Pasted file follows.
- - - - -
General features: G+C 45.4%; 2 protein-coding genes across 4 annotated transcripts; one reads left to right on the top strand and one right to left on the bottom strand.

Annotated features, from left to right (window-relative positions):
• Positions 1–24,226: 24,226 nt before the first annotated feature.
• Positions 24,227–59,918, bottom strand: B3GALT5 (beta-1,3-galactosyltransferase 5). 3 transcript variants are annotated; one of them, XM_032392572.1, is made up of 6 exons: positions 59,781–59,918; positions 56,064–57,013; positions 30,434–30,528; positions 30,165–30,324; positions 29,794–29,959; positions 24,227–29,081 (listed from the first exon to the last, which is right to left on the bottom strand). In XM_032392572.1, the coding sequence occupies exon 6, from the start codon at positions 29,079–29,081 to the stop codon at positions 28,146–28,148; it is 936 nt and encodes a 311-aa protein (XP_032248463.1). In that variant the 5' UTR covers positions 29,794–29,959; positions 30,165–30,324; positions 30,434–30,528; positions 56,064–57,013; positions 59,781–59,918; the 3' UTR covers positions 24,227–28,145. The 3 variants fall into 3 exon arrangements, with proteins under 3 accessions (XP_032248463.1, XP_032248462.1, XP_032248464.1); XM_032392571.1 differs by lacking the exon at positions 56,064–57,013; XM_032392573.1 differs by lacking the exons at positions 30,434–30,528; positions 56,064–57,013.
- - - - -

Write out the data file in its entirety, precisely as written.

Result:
General features: G+C 45.4%; 2 protein-coding genes across 4 annotated transcripts; one reads left to right on the top strand and one right to left on the bottom strand.

Annotated features, from left to right (window-relative positions):
• Positions 1–24,226: 24,226 nt before the first annotated feature.
• Positions 24,227–59,918, bottom strand: B3GALT5 (beta-1,3-galactosyltransferase 5). 3 transcript variants are annotated; one of them, XM_032392572.1, is made up of 6 exons: positions 59,781–59,918; positions 56,064–57,013; positions 30,434–30,528; positions 30,165–30,324; positions 29,794–29,959; positions 24,227–29,081 (listed from the first exon to the last, which is right to left on the bottom strand). In XM_032392572.1, the coding sequence occupies exon 6, from the start codon at positions 29,079–29,081 to the stop codon at positions 28,146–28,148; it is 936 nt and encodes a 311-aa protein (XP_032248463.1). In that variant the 5' UTR covers positions 29,794–29,959; positions 30,165–30,324; positions 30,434–30,528; positions 56,064–57,013; positions 59,781–59,918; the 3' UTR covers positions 24,227–28,145. The 3 variants fall into 3 exon arrangements, with proteins under 3 accessions (XP_032248463.1, XP_032248462.1, XP_032248464.1); XM_032392571.1 differs by lacking the exon at positions 56,064–57,013; XM_032392573.1 differs by lacking the exons at positions 30,434–30,528; positions 56,064–57,013.